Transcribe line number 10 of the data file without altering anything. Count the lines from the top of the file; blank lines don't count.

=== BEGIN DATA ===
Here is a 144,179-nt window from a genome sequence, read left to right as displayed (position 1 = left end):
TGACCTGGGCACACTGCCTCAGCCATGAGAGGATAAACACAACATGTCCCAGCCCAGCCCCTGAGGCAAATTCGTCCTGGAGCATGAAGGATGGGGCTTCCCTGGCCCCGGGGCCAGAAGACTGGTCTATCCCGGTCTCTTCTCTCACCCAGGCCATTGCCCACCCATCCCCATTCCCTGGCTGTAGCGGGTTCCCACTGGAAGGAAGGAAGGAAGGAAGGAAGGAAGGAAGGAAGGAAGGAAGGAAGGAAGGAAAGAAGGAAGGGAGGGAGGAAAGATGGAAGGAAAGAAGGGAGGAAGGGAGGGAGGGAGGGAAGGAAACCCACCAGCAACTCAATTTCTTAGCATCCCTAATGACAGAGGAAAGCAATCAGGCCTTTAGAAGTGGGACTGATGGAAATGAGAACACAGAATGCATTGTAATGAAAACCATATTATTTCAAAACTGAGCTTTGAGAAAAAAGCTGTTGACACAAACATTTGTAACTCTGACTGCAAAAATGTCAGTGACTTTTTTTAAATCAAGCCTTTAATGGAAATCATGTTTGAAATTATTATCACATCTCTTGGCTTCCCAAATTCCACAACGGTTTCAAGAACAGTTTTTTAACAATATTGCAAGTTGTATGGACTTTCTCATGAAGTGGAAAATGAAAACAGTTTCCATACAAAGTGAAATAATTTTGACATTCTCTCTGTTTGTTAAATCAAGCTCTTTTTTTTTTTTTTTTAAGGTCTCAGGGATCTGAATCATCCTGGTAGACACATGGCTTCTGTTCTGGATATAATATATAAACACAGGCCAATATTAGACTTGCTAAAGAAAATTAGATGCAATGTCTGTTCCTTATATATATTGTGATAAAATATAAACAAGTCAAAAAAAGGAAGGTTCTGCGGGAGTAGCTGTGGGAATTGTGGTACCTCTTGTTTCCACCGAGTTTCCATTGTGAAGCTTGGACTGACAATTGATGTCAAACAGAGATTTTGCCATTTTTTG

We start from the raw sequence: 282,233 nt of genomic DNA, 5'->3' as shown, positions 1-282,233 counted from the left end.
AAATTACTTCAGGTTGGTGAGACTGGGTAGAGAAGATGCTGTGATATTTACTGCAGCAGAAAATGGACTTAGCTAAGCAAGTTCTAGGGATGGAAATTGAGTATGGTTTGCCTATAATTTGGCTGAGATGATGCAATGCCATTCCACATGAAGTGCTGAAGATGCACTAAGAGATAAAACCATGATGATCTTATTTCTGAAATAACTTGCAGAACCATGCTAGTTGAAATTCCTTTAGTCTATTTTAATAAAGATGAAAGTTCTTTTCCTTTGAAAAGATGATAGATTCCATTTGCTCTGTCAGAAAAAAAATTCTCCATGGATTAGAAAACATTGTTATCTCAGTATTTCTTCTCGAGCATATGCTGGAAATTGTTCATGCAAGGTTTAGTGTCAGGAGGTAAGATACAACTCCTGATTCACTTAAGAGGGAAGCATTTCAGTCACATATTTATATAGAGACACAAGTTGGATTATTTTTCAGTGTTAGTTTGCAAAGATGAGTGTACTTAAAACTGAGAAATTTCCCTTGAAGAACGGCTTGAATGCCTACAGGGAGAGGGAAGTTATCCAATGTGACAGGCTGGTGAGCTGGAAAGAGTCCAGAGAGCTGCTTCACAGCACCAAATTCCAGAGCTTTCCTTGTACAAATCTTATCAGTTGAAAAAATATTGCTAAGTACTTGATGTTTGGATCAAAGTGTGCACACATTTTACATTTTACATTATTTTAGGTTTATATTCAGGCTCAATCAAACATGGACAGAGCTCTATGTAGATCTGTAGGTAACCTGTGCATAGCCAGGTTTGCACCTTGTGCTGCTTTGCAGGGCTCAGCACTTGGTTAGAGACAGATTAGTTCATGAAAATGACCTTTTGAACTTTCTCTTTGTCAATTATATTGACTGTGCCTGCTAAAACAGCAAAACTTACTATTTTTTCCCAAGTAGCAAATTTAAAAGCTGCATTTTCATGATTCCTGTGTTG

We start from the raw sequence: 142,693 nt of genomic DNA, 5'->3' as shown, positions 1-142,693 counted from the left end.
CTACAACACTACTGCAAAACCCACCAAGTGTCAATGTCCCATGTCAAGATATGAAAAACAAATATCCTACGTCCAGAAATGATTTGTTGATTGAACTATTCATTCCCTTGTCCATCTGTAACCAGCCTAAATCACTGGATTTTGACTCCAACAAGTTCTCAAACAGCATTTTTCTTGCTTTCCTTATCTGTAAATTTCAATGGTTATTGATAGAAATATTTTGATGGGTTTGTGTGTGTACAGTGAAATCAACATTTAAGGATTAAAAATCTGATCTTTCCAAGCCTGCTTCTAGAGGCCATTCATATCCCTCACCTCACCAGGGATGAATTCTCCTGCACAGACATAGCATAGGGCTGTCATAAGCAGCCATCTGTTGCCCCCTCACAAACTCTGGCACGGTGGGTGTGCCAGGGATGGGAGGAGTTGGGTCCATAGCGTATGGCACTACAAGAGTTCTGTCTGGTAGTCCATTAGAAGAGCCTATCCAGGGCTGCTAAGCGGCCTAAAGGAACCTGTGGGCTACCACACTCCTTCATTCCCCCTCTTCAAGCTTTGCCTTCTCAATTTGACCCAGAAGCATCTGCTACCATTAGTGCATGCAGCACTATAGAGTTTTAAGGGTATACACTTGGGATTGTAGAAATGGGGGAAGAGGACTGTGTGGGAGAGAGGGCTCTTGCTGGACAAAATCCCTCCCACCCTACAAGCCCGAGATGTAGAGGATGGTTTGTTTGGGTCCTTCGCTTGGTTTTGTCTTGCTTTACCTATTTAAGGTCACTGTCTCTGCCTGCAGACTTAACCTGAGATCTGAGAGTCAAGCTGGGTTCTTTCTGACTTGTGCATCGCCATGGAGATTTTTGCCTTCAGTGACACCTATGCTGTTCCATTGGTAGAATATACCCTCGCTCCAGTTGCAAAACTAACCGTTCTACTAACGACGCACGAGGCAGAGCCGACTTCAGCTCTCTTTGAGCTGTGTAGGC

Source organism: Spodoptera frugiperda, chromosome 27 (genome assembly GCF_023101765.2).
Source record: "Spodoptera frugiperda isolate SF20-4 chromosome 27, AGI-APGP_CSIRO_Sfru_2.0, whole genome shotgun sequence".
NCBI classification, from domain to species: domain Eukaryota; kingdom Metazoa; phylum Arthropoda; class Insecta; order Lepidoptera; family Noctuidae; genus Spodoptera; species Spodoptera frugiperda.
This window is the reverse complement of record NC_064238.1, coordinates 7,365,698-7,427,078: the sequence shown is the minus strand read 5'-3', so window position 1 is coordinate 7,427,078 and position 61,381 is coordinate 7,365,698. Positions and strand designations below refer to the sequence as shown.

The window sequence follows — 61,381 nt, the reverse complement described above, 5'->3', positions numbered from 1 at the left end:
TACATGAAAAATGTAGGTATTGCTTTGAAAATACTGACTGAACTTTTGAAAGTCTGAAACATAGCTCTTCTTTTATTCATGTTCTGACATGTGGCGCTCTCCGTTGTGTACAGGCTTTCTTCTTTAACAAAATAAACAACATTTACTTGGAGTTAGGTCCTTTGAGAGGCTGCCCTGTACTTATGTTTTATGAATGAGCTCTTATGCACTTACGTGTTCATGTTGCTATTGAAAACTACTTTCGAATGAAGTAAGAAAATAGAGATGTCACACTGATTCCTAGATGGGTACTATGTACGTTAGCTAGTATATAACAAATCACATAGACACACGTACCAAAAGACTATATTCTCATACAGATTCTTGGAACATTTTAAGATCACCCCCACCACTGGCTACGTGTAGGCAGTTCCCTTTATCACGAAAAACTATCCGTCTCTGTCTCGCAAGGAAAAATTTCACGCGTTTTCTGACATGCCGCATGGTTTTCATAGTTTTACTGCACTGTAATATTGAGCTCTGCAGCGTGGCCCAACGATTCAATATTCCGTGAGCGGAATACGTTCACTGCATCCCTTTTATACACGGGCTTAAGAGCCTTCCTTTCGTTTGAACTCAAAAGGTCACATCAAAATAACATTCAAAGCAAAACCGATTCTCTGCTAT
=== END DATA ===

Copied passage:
This window is the reverse complement of record NC_064238.1, coordinates 7,365,698-7,427,078: the sequence shown is the minus strand read 5'-3', so window position 1 is coordinate 7,427,078 and position 61,381 is coordinate 7,365,698. Positions and strand designations below refer to the sequence as shown.